FIG. 5 illustrates yet another example of a variable capacitance circuit 500 in accordance with some embodiments. Circuit 500 includes a first port, P1, that is coupled to a variable resistor 108-1 and capacitors 106-1, 106-3, and 106-4 that are all disposed in parallel with one another. Variable resistor 108-1 is coupled to capacitor 106-2, which is coupled to variable resistor 108-2. Variable resistor 108-2 is coupled to a second port, P2, of circuit 500, which is also coupled to capacitor 106-1, 106-3, and 106-4.

FIG. 6 illustrates another example of a variable capacitance circuit 600 in accordance with some embodiments. Circuit 600 includes first and second ports, P1 and P2, with port P1 being coupled to variable resistor 108-1 and capacitors 106-1, 106-3, 106-4, which are disposed in parallel with one another. Variable resistor 108-1 is coupled in series with capacitor 106-2, and capacitor 106-4 is coupled in series with variable resistor 108-2. Port P2 is coupled to capacitors 106-1, 106-2, 106-3 and to variable resistor 108-2. Although four capacitors 106 and two variable resistors 108-2 are illustrated, fewer or more of each device can be implemented.

FIGS. 7B-7D illustrate simulation results of a capacitive device having the equivalent circuit representation as illustrated in FIG. 7A. As shown in FIG. 7A, the circuit includes three circuit elements 104-1, 104-2, 104-3 each including a respective capacitor 106-1, 106-2, 106-3 disposed in series with a variable resistor 108-1, 108-2, 108-3. As simulated, the resistance of variable resistor 108-1 was ten times the resistance of resistor 108-2 and 100 times the resistance of resistor 108-2. In FIGS. 7B and 7C, trace 702 is for a resistances of 2 kΩ, trace 704 corresponds to a resistance of 2Ω, trace 706 corresponds to a resistance of 200Ω, and trace 708 corresponds to a resistance of 0.2Ω.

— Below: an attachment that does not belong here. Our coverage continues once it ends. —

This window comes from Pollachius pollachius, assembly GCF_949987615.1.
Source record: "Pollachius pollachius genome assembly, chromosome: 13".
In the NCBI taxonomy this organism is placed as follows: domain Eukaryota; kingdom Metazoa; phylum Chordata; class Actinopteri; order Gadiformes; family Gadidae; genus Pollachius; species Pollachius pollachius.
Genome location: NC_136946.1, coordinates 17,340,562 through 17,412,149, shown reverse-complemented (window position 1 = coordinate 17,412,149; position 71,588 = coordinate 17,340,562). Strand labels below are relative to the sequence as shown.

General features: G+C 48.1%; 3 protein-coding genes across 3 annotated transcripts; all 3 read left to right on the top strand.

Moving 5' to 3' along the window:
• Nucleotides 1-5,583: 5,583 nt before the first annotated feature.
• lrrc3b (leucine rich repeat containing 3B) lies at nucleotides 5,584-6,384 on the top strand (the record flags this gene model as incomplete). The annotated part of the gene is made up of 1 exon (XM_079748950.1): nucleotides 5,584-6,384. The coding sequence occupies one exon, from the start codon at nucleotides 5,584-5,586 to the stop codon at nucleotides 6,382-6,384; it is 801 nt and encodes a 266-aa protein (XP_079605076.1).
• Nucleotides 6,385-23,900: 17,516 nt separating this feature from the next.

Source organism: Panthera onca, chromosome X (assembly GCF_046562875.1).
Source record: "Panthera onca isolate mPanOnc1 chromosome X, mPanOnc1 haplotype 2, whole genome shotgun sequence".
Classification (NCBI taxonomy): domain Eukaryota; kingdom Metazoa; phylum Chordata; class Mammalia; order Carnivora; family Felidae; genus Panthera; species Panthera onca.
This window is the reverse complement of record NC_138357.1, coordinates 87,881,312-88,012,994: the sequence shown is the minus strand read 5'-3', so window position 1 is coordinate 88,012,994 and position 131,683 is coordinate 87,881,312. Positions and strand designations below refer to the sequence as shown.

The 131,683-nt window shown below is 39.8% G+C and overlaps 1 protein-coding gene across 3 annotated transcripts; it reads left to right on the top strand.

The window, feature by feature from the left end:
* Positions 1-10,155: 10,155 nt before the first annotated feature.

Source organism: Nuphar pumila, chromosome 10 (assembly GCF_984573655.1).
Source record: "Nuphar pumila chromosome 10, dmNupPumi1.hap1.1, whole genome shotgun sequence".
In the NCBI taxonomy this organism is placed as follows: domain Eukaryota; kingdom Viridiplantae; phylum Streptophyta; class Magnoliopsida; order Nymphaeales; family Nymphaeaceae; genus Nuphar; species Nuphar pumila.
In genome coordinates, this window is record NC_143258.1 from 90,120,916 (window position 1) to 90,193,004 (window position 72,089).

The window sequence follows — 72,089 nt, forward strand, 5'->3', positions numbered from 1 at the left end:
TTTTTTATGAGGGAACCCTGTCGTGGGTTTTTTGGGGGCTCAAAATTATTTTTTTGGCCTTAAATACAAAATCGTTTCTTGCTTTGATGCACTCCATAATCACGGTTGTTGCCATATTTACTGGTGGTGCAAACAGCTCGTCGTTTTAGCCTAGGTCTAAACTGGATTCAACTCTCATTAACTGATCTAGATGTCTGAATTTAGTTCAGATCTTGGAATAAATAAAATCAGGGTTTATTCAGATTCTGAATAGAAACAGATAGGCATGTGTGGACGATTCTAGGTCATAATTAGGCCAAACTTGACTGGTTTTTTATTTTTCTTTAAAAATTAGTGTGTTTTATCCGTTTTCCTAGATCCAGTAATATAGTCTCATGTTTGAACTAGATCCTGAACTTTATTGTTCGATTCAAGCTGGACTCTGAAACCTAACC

The variable capacitance circuits can also include switches for adjusting the capacitance of the circuit. For example, FIG. 8 illustrates one example of a circuit 800 in which a switch 148 is disposed in parallel with variable capacitor 108-3. Circuit 800 includes a first capacitor 106-1 disposed in series with a first variable capacitor 108-1. A second capacitor 106-2 and variable resistor 108-2 are disposed in series with each other and in parallel with capacitor 106-1 and variable resistor 108-1. A third capacitor 106-3 is disposed in parallel with capacitors 106-1, 106-2 and variable resistors 108-1, 108-2 and is disposed in series with a parallel combination of variable resistor 108-3 and switch 148. As described in greater detail above, each variable resistance device 108-1, 108-2, 108-3 includes a channel region formed in a semiconductor substrate over which a gate structure is formed such that the resistance of the channel is adjusted based on the voltage applied to the gate structure.